American citizens of Latino descent have long had a special relationship with Latin American immigrants, with whom they have shared a common culture and a common language. In addition to these cultural affinities, the geographical proximity of the United States and Latin American nations–particularly Mexico–has helped to foster close ties between Latinos in the United States and the nations from which new immigrants have emigrated. However, while Latinos in the United States have often helped immigrants adjust to life in the United States, others have felt threatened by Latin American immigration.
As Latin American immigrants poured into the United States in increasing numbers during the late twentieth century, many of them were absorbed into established American Latino communities. Many Latinos around the United States have organized their own social-service agencies to aid immigrants. For example,
El Centro and other community centers also have actively maintained Latin American connections, as well as relationships with diplomatic offices in Mexico and other Spanish-speaking countries. Some people at El Centro say that it is a community center with a foreign policy. El Centro, for example, has played a key role in forging Seattle’s sister-city relationship with Managua, Nicaragua.
A minority of Latino immigrants who have become U.S. citizens (or their children) oppose further immigration. An example has been provided by
Suro’s views have been criticized for ignoring immigration’s motive forces throughout history. Most immigrants, including the parents of Latinos who came into the United States in earlier years, did not leave their original homes until economic necessity or political repression compelled them. Thus, the flow of illegal immigration can be solved only by fundamental political and economic changes in the countries whose people are leaving in large numbers. However, critics have charged that this line of reasoning ignores the safety-valve function of emigration from countries that cannot provide employment for all their citizens.
Suro’s book focuses not on Latin American immigrants like himself who have succeeded in the United States, but rather on those whom, he asserts, wallow in the culture of poverty, fail to learn English, and feed on the illegal drug trade and other forms of criminal activity. His perception is selective, critics charge, as he perpetuates stereotypes that fuel much anti-immigrant activity. Suro speaks for a segment of the immigration debate whose advocates believe that the expanding, open economy of earlier years in the United States has stagnated, and that further immigration will only worsen tensions among ethnic groups, causing more problems for already resident Latinos by increasing competition for limited jobs.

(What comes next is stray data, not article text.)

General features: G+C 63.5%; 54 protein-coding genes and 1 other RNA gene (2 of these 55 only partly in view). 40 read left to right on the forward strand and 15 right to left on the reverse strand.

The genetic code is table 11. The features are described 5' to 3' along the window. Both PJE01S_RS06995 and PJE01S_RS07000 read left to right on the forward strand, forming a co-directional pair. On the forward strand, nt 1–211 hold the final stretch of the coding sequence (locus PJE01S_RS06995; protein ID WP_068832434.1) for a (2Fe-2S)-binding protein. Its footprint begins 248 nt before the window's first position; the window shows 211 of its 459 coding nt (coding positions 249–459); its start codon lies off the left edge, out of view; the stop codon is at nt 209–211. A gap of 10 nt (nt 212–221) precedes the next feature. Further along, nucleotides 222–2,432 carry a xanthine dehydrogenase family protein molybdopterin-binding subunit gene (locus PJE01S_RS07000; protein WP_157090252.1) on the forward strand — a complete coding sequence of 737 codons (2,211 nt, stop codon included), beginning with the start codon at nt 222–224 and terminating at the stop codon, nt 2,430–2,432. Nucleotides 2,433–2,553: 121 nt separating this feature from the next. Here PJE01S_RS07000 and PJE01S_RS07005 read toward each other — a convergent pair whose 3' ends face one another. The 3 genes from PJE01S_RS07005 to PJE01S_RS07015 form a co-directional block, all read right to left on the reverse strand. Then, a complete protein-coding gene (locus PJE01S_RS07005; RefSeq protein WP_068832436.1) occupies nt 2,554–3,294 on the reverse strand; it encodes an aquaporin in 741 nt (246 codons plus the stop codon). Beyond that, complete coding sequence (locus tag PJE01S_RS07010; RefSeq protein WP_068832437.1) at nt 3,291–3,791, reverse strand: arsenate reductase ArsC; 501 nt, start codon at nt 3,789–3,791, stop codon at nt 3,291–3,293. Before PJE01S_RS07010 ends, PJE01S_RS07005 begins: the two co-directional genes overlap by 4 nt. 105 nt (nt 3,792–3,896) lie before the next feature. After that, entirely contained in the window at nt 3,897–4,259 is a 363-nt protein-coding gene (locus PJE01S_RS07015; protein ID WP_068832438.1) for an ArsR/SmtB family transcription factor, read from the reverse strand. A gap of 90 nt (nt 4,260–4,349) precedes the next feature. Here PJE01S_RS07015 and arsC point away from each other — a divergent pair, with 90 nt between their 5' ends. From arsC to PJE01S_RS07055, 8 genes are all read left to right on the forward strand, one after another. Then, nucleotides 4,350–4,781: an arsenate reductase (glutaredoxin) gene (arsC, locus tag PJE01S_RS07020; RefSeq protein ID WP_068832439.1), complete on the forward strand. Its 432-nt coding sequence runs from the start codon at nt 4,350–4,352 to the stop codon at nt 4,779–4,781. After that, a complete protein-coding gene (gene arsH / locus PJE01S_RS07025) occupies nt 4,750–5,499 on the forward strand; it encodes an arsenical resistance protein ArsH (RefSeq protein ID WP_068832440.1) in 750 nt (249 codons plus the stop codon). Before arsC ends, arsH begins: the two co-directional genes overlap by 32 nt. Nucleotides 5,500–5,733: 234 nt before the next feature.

Another example of the differing attitudes held by various Latinos vis-à-vis immigration is evident at the U.S -Mexican border, where a large proportion of the federal agents who enforce laws keeping the border secure are themselves Latinos.
González, Juan. Harvest of Empire: A History of Latinos in America. New York: Viking Press, 2000. Good overview of the histories of the many Latino immigrant groups that have come to the United States. Hopfensperger, Jean. “Hard Times Send Latinos Back Across the Border: Fewer Jobs, Tougher Immigration Rules Force Some Immigrants to Return Home.” Minneapolis Star-Tribune, May 29, 2009. Extensive examination of Latino immigrants’ return to their home countries following economic difficulties in the United States, especially in Minnesota’s Twin Cities. Schrader, Esther. Review of Strangers Among Us by Roberto Suro. Washington Monthly, October, 1998. Detailed examination of issues raised in Suro’s book on Latino immigration, which is reconfiguring North American politics and culture. Suro opposes illegal Latino immigration. Segura, Gary M., ed. “Latino Immigration and National Identity.” Perspectives on Politics (June, 2006). Rebuts assumptions that Latino immigrants generally fail to succeed and adapt to social norms in the United States; it finds that public discourse on Latinos and immigration often relies on stereotypes and inaccurate information. Suro, Roberto. Strangers Among Us: How Latino Immigration Is Transforming America. New York: Alfred A. Knopf, 1998. A Washington Post reporter, Suro explores immigration issues and concludes that older Latino immigrants sometimes oppose easing of laws for those who come after them.
Farm and migrant workers
Latin American immigrants
Puerto Rican immigrants
West Indian immigrants